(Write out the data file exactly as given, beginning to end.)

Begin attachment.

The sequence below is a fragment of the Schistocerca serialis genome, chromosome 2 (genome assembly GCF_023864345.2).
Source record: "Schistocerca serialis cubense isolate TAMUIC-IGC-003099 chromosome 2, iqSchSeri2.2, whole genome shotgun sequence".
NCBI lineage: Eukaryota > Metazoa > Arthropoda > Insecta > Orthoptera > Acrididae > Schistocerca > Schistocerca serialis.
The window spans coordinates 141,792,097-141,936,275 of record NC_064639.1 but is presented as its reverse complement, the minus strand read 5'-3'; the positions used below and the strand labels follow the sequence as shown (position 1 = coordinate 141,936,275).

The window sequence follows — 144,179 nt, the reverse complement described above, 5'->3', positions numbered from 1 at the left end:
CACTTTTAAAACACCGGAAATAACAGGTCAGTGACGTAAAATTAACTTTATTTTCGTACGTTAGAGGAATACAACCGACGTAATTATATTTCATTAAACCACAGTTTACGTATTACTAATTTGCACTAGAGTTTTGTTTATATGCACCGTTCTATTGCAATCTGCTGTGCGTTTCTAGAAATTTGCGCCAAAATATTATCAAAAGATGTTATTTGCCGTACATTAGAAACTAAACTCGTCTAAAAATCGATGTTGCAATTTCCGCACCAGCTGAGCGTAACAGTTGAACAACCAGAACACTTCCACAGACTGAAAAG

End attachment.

The sequence below is a fragment of the Schistocerca serialis genome, chromosome 2 (genome assembly GCF_023864345.2).
Source record: "Schistocerca serialis cubense isolate TAMUIC-IGC-003099 chromosome 2, iqSchSeri2.2, whole genome shotgun sequence".
NCBI lineage: Eukaryota > Metazoa > Arthropoda > Insecta > Orthoptera > Acrididae > Schistocerca > Schistocerca serialis.
The window spans coordinates 141,792,097-141,936,275 of record NC_064639.1 but is presented as its reverse complement, the minus strand read 5'-3'; the positions used below and the strand labels follow the sequence as shown (position 1 = coordinate 141,936,275).

The window sequence follows — 144,179 nt, the reverse complement described above, 5'->3', positions numbered from 1 at the left end:
CACTTTTAAAACACCGGAAATAACAGGTCAGTGACGTAAAATTAACTTTATTTTCGTACGTTAGAGGAATACAACCGACGTAATTATATTTCATTAAACCACAGTTTACGTATTACTAATTTGCACTAGAGTTTTGTTTATATGCACCGTTCTATTGCAATCTGCTGTGCGTTTCTAGAAATTTGCGCCAAAATATTATCAAAAGATGTTATTTGCCGTACATTAGAAACTAAACTCGTCTAAAAATCGATGTTGCAATTTCCGCACCAGCTGAGCGTAACAGTTGAACAACCAGAACACTTCCACAGACTGAAAAG